I too need to learn this valuable skill. My latest GAS attacks have been pretty deadly. Oof!
As I think I’ve mentioned previously on this board, I’m pretty much in the midst of really figuring all this shit out for myself proper. I ditched amps in favor of sims many many years ago and was fairly happy with them for practicing, jamming, and demo’ing shit out. But now that I’m actually working on my first guitar-heavy releases and starting to be all analytical and picky about this, I’m kind of struggling getting the results I want. In particular, when it comes to clean tones.
I’m sort of in this same post-rock/electronica kind of space. And my cleans sound very thin and ice-picky to me. Like the tracks that Chase just posted is a pretty good example of I’m talking about. I don’t know if it’s because I’m hyper sensitive to it, since it’s my focus and been giving me so much grief. But the cleans in both of those tracks sound very sharp to me. All the other guitar tones sound pretty nice. But the clean cleans are like tiny needles stabbing me in the ears.
I’ve made some progress on that front recently. These things probably only apply to my own stupidity, but the picking up on and rectifying these things has certainly made improvements to the tones I’m getting. From the years of playing thrashy metal, I got used to resting my palm very close to the bridge. It’s great for the chuggs, but not so much when you are trying to get fuller cleans. So just forcing myself to pay attention to where I’m picking and moving my hand closer to the neck improved the tones I’m getting. I also never paid much attention to the volume and tone knobs on my guitars, just diming that shit and never touching it. But experimenting with them now and seeing the difference in rolling down the volume, which doesn’t just change the loudness, but seems to affect the tonal characteristic as well, and then compensating for the loss of volume and frequencies downstream (pedals or virtual amps’ eq), I made another leap in the right direction.
I tend to almost always use actual hardware pedals before going into the DI box and that also helps a lot. I almost always plugging into a compressor pedals (I have a bunch and pick one that seems appropriate for the part). I also use a lot of light Overdrive pedals, mostly with the gain at or near 0. It seems to fatten the sound a bit and helps taming those transients. But I’m starting to realize that the tones that I always thoughts were pretty clean on the records I like are not actually all that clean. They are not obviously overdriven, as you can still clearly hear each individual note. But I’m starting to think they are much dirtier than I initially thought, but the dirt gets lost in the mix and it just smooths out those transients and fattens up the tone.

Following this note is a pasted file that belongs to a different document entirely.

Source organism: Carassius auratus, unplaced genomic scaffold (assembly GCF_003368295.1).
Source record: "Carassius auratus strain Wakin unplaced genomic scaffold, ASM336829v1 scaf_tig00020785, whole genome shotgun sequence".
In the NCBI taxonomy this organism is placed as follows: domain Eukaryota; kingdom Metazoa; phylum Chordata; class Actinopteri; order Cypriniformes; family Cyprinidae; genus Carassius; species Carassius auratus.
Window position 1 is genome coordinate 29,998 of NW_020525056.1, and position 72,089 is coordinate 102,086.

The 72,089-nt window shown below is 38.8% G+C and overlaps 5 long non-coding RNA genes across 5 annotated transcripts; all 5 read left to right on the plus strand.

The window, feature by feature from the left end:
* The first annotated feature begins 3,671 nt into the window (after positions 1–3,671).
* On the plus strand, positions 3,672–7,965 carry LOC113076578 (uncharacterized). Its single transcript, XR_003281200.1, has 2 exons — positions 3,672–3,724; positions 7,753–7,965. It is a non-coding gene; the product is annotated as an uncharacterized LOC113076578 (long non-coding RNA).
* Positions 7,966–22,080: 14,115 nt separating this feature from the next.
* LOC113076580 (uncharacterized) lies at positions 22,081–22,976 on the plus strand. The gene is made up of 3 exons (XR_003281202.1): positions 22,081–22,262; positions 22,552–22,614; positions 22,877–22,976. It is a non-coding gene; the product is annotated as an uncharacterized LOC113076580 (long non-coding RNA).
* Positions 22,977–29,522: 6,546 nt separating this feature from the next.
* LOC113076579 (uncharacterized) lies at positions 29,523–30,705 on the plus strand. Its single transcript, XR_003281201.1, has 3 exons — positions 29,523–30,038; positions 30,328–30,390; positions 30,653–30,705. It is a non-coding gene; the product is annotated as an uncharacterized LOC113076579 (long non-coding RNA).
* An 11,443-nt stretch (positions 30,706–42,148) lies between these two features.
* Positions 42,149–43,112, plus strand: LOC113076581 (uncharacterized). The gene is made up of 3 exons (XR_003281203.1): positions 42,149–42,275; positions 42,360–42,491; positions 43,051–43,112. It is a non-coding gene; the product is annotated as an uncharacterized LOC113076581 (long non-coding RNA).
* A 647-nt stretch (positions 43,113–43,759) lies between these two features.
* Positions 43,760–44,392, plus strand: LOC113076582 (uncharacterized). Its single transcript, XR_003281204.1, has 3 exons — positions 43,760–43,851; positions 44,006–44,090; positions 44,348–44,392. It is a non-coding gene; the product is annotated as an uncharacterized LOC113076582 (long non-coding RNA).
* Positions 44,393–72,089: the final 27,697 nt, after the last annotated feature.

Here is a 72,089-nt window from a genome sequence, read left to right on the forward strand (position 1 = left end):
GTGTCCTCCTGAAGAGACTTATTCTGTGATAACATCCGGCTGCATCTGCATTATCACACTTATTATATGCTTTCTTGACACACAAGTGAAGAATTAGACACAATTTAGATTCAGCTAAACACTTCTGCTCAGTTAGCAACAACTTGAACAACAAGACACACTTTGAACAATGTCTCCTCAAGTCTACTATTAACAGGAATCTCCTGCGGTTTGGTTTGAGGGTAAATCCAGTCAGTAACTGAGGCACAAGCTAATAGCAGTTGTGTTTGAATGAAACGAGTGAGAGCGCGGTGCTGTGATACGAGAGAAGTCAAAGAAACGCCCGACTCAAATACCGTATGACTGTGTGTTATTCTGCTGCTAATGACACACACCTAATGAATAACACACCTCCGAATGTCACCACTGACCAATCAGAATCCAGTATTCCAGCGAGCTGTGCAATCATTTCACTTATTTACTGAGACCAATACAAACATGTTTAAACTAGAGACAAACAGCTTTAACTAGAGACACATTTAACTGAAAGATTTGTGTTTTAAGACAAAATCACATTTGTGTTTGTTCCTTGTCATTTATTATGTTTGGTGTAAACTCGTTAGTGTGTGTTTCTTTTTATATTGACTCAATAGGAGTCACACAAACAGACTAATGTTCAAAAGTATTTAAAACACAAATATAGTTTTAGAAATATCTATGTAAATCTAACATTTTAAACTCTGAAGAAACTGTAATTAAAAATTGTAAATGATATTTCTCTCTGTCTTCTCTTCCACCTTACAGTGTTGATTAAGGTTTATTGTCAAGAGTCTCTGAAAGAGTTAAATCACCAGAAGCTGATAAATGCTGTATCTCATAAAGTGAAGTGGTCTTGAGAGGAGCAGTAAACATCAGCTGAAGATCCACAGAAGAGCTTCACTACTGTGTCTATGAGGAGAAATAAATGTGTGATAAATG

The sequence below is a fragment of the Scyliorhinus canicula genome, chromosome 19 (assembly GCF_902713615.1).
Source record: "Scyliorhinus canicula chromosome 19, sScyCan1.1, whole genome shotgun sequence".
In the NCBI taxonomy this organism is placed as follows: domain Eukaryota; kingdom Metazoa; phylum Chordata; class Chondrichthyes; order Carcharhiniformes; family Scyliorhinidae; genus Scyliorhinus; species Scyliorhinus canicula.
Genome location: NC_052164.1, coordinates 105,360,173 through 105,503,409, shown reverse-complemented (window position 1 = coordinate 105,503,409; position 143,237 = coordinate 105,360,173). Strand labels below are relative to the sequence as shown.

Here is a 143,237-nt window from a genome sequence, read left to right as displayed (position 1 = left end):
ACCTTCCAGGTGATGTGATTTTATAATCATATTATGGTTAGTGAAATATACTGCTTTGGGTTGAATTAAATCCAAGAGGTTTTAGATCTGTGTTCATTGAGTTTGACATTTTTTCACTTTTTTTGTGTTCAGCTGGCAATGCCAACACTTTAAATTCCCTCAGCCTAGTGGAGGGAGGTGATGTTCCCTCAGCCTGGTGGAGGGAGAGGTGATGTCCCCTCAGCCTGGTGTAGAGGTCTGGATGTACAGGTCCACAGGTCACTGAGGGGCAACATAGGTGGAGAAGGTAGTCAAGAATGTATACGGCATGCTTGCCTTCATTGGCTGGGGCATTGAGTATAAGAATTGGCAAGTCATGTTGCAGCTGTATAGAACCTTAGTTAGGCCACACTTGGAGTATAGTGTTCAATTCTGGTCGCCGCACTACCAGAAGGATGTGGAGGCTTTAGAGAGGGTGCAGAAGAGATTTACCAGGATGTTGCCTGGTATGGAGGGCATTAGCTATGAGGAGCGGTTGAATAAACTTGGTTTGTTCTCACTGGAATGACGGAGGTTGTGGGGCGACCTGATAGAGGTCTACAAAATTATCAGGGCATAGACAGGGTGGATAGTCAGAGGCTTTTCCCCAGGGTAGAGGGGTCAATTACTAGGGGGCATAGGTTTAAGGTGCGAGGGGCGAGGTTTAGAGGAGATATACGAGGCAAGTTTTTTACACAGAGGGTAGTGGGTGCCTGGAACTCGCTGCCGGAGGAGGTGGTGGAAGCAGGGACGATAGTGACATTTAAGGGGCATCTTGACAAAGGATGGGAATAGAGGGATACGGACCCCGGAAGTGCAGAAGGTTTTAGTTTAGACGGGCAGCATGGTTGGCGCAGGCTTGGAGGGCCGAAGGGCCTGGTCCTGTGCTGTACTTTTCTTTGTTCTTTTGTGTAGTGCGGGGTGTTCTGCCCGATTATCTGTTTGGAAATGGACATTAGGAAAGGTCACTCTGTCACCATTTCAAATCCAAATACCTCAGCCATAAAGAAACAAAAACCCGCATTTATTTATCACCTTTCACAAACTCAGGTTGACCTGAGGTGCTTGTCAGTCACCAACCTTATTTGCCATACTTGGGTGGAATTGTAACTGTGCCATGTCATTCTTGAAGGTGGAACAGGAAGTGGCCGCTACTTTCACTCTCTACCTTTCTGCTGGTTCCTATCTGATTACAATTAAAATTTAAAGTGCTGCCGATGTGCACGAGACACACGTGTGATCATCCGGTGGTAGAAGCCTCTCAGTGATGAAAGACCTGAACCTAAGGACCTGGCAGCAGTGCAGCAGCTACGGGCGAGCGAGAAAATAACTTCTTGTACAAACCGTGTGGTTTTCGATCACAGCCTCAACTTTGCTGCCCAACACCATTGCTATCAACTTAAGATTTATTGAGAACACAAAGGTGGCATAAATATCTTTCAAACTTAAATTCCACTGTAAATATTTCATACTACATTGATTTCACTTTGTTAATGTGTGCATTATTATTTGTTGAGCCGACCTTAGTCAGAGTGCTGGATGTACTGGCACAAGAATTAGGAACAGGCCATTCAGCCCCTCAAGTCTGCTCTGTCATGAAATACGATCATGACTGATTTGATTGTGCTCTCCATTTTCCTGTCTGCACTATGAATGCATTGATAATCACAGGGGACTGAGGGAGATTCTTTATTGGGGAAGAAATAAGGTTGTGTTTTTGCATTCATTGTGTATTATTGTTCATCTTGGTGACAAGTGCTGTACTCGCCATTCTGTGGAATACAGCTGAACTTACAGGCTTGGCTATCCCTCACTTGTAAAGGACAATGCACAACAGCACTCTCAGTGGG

I recently decided to just get a bunch of amps/cabs/mics and see for myself what I can do with that and how it works for my room, my workflow, and my sound. I just don’t want to wonder any more. Too much reading forums and shit and listening to people’s opinions, when they probably have a different mindset, different expectations, different style and preferences. I’m forcing myself to just tinker more with shit and figure stuff out for myself. I have a nice opportunity coming up where the wife and the kids are going to e out for a bit and I’ll have the house to myself to be as loud as I want. So I’m going to dick around with all this shit and see what I can get. Both micing cabs and using IRs with real amps (via Captor). I sincerely hope I get shit results with micing cabs because it certainly is a pain in the ass and somewhat of a potential workflow killer (for obvious reasons). But on the other hand, I just like the idea of the sound of my room being imprinted into my records. Even if it doesn’t sound so much better sonically, there’s something psychologically satisfying about that. Same reason why I have a ton of field recordings as noise beds for various sections or why I like to layer the sounds of randomly hitting shit with normal drum sounds. Just to have yet another layer of uniqueness. So I’m definitely going to experiment with blending room mics together with close mics. Especially since there are 3 or 4 sort of unique environments where I can put the amp and still reach my interface with cables that are not ridiculously long. So gonna have some fun with the hallways and bathrooms and shit.
But you guys, @Gridsunitsplanes and @chasedobson, seem to be on top of this stuff, since a lot of stuff I’ve heard from both of you sounds pretty good to me. Would love to hear something from both @Artificer and @jbvdb493, as they both seem to know what they are talking about. I’ll be posting some shootouts and demos in due time too. Tips of course are always welcome and it’s fun to geek out on all this shit. But I think like @Artificer said, it’s all about just continuing to experiment with shit. There are plenty of opportunities to tweak shit at so many different points in the recording chain that are pretty obvious targets, that it’s more just about not being lazy and actually trying shit, instead of getting more outside ideas to try shit. Too many ideas and not enough time or willingness seems to be more of the problem, rather than lack of ideas (speaking for myself, but I’m sure it applies to a lot of people).